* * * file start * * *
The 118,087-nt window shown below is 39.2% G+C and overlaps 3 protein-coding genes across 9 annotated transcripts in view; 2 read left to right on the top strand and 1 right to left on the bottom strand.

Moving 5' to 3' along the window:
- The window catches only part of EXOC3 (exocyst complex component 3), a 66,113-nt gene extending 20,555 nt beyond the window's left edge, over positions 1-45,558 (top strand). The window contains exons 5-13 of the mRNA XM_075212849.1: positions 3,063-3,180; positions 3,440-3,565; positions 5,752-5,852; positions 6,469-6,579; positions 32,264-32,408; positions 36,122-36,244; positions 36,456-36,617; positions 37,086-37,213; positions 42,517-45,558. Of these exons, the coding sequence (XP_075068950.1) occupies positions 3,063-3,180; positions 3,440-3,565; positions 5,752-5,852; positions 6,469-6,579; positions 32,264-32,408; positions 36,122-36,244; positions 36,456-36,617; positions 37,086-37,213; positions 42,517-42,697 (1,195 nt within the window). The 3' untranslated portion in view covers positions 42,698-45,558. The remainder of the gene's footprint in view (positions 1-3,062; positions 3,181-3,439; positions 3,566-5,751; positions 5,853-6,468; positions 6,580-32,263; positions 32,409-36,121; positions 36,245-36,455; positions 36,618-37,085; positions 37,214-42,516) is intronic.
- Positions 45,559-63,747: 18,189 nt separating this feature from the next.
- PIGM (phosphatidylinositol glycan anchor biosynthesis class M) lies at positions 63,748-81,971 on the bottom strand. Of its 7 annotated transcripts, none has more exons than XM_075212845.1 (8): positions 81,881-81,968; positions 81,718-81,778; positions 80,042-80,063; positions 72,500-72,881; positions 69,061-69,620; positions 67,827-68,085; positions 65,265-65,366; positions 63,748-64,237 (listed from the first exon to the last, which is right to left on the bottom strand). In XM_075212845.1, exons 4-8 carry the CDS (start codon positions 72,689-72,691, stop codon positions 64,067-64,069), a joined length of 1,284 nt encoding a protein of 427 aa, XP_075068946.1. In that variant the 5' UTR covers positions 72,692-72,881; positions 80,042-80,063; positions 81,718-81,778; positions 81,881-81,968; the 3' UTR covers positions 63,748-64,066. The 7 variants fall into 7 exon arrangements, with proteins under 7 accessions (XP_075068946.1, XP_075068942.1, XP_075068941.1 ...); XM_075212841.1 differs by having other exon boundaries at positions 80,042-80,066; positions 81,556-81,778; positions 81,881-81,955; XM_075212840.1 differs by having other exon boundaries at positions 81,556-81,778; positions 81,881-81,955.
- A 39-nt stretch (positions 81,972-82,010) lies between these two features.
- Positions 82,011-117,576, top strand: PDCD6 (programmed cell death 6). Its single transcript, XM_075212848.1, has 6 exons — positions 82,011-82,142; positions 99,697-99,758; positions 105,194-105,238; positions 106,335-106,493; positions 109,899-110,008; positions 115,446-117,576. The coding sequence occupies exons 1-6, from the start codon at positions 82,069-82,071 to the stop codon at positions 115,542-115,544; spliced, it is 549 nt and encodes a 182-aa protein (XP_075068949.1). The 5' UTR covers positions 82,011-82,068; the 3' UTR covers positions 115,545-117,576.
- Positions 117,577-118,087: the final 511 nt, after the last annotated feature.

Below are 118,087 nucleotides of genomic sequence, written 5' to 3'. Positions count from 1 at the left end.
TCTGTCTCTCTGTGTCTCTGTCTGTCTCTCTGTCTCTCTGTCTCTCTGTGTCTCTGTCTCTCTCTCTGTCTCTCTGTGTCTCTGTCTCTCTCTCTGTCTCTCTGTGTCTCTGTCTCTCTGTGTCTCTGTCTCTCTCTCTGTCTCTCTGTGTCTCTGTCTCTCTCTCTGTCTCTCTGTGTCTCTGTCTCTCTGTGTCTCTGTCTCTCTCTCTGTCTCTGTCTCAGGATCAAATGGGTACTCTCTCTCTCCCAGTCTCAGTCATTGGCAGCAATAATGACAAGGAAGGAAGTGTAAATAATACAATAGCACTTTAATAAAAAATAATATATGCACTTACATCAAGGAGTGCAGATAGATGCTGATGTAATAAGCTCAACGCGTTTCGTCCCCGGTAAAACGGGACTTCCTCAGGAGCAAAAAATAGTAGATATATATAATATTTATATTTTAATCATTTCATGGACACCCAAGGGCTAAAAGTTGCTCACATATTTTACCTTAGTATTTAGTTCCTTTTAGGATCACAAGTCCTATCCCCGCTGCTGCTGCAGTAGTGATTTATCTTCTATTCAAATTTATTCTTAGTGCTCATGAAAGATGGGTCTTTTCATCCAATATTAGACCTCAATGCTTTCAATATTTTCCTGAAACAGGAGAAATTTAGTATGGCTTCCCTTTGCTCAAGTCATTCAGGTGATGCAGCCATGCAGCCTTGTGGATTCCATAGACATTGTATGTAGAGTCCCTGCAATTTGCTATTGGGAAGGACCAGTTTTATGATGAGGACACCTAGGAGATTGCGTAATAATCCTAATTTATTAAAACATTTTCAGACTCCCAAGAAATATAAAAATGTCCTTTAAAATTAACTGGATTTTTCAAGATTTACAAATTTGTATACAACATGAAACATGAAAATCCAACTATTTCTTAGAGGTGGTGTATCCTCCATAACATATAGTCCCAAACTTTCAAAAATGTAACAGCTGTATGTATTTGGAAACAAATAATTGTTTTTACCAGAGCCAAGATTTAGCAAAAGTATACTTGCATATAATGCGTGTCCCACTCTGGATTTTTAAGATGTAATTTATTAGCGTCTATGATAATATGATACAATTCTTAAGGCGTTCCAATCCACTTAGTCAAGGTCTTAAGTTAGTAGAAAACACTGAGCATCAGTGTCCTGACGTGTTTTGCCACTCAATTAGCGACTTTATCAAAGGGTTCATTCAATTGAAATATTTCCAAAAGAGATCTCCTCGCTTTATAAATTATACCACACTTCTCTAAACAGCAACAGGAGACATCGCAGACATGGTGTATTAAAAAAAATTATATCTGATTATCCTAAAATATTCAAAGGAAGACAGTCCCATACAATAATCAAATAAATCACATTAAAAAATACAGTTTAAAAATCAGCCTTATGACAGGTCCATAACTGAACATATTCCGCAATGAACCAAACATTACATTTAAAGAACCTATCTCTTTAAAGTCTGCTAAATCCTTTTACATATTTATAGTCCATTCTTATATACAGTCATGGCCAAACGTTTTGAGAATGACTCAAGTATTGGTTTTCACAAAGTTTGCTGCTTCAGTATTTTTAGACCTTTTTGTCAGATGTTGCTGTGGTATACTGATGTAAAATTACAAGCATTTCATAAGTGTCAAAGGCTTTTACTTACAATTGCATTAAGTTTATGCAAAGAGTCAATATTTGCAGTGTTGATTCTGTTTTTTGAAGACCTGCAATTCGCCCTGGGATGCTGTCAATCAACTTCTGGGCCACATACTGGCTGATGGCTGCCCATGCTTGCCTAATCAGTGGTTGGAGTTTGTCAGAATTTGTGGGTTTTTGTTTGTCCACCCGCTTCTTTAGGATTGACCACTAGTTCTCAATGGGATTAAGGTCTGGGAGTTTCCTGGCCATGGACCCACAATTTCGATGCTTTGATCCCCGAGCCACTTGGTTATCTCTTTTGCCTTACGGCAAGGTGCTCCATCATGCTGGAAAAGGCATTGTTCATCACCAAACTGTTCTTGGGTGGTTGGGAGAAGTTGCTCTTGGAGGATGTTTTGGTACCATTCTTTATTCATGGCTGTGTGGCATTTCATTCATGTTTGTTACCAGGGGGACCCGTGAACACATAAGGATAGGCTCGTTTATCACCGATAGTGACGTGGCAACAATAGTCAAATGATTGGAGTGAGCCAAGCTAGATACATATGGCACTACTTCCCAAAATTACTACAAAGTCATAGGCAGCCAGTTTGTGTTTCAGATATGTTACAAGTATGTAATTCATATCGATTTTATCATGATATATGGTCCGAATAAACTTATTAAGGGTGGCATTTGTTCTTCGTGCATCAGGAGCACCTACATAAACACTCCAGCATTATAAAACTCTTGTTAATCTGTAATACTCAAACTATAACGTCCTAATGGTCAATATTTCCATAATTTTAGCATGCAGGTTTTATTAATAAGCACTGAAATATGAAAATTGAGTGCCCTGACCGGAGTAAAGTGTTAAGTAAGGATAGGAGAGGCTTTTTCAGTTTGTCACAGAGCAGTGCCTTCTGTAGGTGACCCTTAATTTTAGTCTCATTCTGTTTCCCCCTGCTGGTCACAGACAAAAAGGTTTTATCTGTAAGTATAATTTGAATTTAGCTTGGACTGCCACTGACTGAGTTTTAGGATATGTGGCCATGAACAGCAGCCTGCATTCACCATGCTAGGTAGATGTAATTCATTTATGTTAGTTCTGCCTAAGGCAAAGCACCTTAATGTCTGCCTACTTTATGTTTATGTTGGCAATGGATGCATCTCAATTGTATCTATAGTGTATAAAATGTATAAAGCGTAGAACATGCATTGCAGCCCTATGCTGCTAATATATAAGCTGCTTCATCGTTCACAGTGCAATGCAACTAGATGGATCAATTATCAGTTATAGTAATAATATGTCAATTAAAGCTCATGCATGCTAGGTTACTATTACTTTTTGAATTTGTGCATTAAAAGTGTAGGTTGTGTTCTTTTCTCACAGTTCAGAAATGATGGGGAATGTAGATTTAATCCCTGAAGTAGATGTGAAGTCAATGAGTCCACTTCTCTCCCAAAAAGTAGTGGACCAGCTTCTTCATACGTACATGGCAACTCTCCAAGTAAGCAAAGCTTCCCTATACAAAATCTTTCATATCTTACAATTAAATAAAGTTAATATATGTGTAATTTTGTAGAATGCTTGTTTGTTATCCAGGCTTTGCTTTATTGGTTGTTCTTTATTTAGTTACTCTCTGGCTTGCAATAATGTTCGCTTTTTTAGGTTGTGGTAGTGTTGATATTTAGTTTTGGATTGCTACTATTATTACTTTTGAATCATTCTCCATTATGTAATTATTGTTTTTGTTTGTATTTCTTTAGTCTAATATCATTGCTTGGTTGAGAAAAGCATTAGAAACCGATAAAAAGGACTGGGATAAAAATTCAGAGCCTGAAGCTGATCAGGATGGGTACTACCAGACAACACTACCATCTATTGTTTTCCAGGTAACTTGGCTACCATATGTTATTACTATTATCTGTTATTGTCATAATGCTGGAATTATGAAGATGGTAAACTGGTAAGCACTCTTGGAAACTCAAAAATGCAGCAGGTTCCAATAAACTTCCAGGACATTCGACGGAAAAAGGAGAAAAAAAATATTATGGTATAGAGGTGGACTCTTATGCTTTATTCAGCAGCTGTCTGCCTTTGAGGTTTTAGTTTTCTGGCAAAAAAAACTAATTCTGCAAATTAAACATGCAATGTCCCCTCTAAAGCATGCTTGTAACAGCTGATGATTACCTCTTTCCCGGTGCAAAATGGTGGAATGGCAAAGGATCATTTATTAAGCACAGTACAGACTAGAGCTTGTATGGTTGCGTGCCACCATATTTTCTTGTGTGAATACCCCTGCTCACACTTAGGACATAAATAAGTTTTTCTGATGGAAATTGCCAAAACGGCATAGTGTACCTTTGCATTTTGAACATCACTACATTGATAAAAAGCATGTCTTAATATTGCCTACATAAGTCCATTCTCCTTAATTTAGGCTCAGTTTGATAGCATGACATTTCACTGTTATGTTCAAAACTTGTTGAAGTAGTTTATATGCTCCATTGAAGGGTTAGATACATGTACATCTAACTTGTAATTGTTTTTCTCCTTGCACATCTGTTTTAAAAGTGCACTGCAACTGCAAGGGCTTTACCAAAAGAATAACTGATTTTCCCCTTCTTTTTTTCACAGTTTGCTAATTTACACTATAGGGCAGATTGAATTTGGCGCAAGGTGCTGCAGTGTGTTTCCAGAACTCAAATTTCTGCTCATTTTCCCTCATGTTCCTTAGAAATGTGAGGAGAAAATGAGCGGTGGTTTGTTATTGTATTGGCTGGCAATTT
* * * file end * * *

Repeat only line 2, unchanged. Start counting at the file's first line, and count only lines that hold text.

Moving 5' to 3' along the window: